- When I first do these at the start of the year, I tell students why we are doing this. See this post for more on students understanding the definition of math and knowing what mathematicians do. S&T’s allow my students to do what mathematicians do – notice and describe. I catch them and name when I see them being mathematicians
- Work in partners always. There should be at most one group of 3 and I get to make it. As students make groups I am walking around the room handing out what I want them to work on. As I do this I help students find a partner if they don’t have one. I just say “Ayan go over and work with Bo”. I’ve not had a problem with students moving to work with someone. If I have other adults in my classroom, I put them students who don’t have partners. My EL aide is great about seeking out a student to work with (and students love working with him and seek him out). Everyone talks.
- I usually don’t join in with a partner. The main reason for this is I am constantly circulating the room listening in on conversations. I rarely join in except for rare occasions to refocus the students. I do at times say to a partnership either “I am going to call on you to say that to the class” or “Make sure you say that out loud when we come back together as a class“
- Make these experiences safe for students. I usually let students select their partner. I find my ELL student will seek out other ELL students and often speak in their first language. I almost always introduce a stand and talk by saying noting the time (1-4 min) they will be working with a a partner. Because I always keep these short, students seem to be OK working with anyone. Last year I never had anyone refuse to work with a single person in class. Students knew that working with this student was not a forever commitment.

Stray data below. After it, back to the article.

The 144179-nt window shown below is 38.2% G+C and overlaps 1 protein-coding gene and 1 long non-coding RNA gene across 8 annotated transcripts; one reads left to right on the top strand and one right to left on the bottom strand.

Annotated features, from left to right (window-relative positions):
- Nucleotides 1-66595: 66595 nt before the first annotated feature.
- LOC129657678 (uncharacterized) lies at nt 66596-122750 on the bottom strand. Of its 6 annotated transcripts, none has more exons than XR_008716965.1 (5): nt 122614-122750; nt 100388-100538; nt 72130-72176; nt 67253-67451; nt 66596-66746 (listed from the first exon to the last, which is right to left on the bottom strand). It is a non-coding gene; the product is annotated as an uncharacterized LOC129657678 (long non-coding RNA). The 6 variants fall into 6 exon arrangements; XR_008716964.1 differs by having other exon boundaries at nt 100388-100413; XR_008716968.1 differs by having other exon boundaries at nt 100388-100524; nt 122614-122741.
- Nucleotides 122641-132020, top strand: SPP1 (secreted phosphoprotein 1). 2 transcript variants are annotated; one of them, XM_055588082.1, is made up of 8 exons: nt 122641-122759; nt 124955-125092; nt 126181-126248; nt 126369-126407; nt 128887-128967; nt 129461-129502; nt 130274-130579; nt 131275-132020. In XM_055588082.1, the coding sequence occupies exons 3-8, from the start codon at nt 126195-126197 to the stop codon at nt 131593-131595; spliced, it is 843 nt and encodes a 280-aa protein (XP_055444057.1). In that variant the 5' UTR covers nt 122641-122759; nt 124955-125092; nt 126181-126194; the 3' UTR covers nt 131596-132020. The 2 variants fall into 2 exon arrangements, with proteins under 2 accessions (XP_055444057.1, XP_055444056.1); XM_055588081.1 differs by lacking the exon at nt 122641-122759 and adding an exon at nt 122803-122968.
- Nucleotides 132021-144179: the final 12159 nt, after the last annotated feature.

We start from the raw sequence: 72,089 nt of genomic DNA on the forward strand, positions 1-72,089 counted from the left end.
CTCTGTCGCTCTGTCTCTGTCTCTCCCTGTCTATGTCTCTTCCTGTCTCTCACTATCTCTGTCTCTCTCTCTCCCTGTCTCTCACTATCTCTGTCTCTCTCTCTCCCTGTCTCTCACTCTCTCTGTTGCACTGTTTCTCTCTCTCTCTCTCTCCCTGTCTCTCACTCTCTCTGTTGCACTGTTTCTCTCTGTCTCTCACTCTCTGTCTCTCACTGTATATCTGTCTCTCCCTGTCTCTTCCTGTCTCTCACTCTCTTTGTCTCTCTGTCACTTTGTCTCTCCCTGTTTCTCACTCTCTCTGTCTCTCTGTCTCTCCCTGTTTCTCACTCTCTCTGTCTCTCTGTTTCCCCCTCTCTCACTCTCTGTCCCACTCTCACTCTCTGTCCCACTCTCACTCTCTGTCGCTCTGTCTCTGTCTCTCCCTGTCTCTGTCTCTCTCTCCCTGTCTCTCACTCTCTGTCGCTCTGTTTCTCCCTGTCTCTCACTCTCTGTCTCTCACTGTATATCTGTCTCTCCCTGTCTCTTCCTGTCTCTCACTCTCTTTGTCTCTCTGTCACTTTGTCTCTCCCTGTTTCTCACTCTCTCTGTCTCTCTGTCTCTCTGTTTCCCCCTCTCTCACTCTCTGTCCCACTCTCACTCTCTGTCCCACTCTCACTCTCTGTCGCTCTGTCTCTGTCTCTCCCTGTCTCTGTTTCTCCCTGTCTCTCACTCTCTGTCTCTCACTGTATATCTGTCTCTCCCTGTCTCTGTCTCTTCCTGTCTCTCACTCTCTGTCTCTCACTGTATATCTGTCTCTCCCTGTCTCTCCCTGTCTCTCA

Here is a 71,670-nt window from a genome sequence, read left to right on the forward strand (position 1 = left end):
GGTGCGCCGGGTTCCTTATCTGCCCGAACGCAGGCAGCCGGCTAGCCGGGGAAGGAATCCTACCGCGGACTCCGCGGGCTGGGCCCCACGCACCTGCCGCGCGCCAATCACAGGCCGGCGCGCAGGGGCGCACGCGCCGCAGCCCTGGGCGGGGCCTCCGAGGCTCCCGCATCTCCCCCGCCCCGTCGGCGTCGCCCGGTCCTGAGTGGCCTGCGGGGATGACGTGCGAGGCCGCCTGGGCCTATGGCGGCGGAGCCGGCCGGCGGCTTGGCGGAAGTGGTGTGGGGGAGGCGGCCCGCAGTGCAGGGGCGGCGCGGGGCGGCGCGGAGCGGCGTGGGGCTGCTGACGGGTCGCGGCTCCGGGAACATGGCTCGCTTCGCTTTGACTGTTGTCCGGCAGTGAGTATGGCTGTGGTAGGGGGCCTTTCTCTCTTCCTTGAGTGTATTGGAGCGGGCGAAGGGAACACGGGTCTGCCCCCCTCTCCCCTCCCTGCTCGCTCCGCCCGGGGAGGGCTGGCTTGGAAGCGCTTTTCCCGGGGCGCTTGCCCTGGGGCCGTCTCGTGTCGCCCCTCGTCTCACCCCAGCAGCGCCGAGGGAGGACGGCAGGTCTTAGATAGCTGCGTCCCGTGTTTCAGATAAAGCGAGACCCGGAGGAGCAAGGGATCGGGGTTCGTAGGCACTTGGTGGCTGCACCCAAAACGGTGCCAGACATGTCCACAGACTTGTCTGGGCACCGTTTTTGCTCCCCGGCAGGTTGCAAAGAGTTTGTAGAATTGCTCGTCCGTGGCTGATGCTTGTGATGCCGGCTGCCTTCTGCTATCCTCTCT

- I highly recommend if you want them to look at something up front you give it to them to held between them. One sheet per 2 people. I’ve been amazed how much students point at the paper, even without prompting from me. I don’t always give them something to look at, but I’d say 75%+ of the time I do.
- If possible, print out what they will look at on cardstock. Most of my stand & talks are 1/2 sheets on cardstock. Since I reuse these each class, I only have to print out 9 sheets of paper giving me 18 cards for 36 students.
- If I want students to have a copy of what we are doing for themselves I still use the 1/2 sheet card-stock for partners and then say “whoever is holding the paper, come to my stool and trade it in for 2 copies for you and your partner.” I do this as they are returning to their seats. I usually have my students then glue this (usually smaller) version of whatever we were looking at into their notebook. I usually have them get their own copy IF I want them to do something additional with it. (annotate it, solve something….)
- I often use S&Ts when there is a lull in class and I need to infuse some energy. Most of my S&Ts are planned, but when we need a shot of energy I will say, “Please open your notebook (or white-board or…)up to what you were just working on. Please stand up, nothing in your hands, no phones, calculators or pencils. Walk across the room and find a partner you’ve not worked with in a while.” Once students are with a partner I’ll say, “Whomever is wearing the most black (or the tallest student, or the person standing closest to the door or…), bring your partner to your table and show them what you were working on in your notebook – stay standing” After 1-3 minutes I say, “Switch, go visit your partner’s table and have them explain their work“. It is amazing how 2-4 minutes of standing and talking re-engages students brains and energizes the room.